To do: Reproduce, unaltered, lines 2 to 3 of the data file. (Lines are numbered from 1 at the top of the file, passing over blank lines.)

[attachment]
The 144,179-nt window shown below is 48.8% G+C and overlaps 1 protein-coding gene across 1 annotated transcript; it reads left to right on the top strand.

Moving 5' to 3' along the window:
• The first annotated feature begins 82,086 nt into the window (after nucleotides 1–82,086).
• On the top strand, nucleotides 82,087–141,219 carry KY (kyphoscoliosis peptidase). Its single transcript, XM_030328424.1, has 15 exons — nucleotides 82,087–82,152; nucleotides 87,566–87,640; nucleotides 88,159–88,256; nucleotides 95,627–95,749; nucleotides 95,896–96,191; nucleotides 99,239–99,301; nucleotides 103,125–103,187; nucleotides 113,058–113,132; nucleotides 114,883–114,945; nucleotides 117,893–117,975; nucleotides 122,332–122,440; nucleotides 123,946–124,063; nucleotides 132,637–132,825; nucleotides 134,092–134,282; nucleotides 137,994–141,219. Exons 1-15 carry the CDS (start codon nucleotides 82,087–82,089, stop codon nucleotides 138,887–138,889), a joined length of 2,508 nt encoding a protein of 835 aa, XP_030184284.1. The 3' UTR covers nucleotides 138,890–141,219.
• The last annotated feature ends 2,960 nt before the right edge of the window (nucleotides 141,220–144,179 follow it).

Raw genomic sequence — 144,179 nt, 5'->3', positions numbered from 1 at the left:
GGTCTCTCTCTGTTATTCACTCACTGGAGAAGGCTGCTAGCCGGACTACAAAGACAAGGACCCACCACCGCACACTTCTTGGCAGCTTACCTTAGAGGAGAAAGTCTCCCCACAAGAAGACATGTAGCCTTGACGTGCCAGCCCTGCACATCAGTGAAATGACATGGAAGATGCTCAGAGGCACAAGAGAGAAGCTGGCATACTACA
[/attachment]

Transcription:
Moving 5' to 3' along the window:
• The first annotated feature begins 82,086 nt into the window (after nucleotides 1–82,086).